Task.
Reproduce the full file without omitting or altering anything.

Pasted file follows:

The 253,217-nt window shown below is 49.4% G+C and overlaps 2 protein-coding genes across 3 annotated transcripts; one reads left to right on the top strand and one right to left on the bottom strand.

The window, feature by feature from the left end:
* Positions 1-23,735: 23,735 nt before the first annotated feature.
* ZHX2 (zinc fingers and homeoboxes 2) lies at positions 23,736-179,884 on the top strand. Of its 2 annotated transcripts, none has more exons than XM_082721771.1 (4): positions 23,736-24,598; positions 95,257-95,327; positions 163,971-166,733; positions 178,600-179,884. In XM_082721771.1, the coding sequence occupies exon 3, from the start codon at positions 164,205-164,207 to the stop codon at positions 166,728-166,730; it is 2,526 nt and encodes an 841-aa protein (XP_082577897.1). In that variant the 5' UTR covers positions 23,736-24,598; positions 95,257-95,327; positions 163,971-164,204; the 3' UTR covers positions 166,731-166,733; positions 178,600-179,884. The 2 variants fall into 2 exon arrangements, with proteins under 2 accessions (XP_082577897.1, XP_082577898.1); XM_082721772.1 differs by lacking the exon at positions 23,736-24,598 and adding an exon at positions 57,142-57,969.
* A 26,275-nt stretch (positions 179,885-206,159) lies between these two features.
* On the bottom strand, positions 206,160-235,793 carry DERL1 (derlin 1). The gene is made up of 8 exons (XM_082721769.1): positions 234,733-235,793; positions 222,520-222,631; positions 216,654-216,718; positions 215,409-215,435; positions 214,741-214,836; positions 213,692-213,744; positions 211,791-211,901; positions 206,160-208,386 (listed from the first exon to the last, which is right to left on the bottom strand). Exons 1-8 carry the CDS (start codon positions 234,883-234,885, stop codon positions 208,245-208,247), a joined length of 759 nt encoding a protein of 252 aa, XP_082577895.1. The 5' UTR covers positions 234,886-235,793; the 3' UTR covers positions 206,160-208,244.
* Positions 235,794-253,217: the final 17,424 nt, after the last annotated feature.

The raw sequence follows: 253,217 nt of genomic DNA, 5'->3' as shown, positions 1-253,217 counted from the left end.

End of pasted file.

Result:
The 253,217-nt window shown below is 49.4% G+C and overlaps 2 protein-coding genes across 3 annotated transcripts; one reads left to right on the top strand and one right to left on the bottom strand.

The window, feature by feature from the left end:
* Positions 1-23,735: 23,735 nt before the first annotated feature.
* ZHX2 (zinc fingers and homeoboxes 2) lies at positions 23,736-179,884 on the top strand. Of its 2 annotated transcripts, none has more exons than XM_082721771.1 (4): positions 23,736-24,598; positions 95,257-95,327; positions 163,971-166,733; positions 178,600-179,884. In XM_082721771.1, the coding sequence occupies exon 3, from the start codon at positions 164,205-164,207 to the stop codon at positions 166,728-166,730; it is 2,526 nt and encodes an 841-aa protein (XP_082577897.1). In that variant the 5' UTR covers positions 23,736-24,598; positions 95,257-95,327; positions 163,971-164,204; the 3' UTR covers positions 166,731-166,733; positions 178,600-179,884. The 2 variants fall into 2 exon arrangements, with proteins under 2 accessions (XP_082577897.1, XP_082577898.1); XM_082721772.1 differs by lacking the exon at positions 23,736-24,598 and adding an exon at positions 57,142-57,969.
* A 26,275-nt stretch (positions 179,885-206,159) lies between these two features.
* On the bottom strand, positions 206,160-235,793 carry DERL1 (derlin 1). The gene is made up of 8 exons (XM_082721769.1): positions 234,733-235,793; positions 222,520-222,631; positions 216,654-216,718; positions 215,409-215,435; positions 214,741-214,836; positions 213,692-213,744; positions 211,791-211,901; positions 206,160-208,386 (listed from the first exon to the last, which is right to left on the bottom strand). Exons 1-8 carry the CDS (start codon positions 234,883-234,885, stop codon positions 208,245-208,247), a joined length of 759 nt encoding a protein of 252 aa, XP_082577895.1. The 5' UTR covers positions 234,886-235,793; the 3' UTR covers positions 206,160-208,244.
* Positions 235,794-253,217: the final 17,424 nt, after the last annotated feature.

The raw sequence follows: 253,217 nt of genomic DNA, 5'->3' as shown, positions 1-253,217 counted from the left end.